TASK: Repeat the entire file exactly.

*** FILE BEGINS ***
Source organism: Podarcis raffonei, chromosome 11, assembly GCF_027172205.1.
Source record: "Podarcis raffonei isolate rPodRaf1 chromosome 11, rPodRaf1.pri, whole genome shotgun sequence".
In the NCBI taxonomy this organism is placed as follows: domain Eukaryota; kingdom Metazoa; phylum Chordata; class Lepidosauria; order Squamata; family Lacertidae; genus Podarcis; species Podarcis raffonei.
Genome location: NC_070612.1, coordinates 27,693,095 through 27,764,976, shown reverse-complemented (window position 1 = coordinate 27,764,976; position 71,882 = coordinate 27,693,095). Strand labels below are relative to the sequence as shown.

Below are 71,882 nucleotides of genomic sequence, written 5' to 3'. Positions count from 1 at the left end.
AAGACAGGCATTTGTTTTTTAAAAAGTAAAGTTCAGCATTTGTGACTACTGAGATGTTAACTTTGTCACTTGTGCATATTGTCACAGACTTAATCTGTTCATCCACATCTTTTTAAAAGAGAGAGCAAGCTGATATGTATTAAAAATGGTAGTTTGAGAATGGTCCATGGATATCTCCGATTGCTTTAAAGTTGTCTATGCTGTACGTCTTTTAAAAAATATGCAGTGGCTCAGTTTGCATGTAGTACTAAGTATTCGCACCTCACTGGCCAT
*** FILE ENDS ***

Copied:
Source organism: Podarcis raffonei, chromosome 11, assembly GCF_027172205.1.
Source record: "Podarcis raffonei isolate rPodRaf1 chromosome 11, rPodRaf1.pri, whole genome shotgun sequence".
In the NCBI taxonomy this organism is placed as follows: domain Eukaryota; kingdom Metazoa; phylum Chordata; class Lepidosauria; order Squamata; family Lacertidae; genus Podarcis; species Podarcis raffonei.
Genome location: NC_070612.1, coordinates 27,693,095 through 27,764,976, shown reverse-complemented (window position 1 = coordinate 27,764,976; position 71,882 = coordinate 27,693,095). Strand labels below are relative to the sequence as shown.

Below are 71,882 nucleotides of genomic sequence, written 5' to 3'. Positions count from 1 at the left end.
AAGACAGGCATTTGTTTTTTAAAAAGTAAAGTTCAGCATTTGTGACTACTGAGATGTTAACTTTGTCACTTGTGCATATTGTCACAGACTTAATCTGTTCATCCACATCTTTTTAAAAGAGAGAGCAAGCTGATATGTATTAAAAATGGTAGTTTGAGAATGGTCCATGGATATCTCCGATTGCTTTAAAGTTGTCTATGCTGTACGTCTTTTAAAAAATATGCAGTGGCTCAGTTTGCATGTAGTACTAAGTATTCGCACCTCACTGGCCAT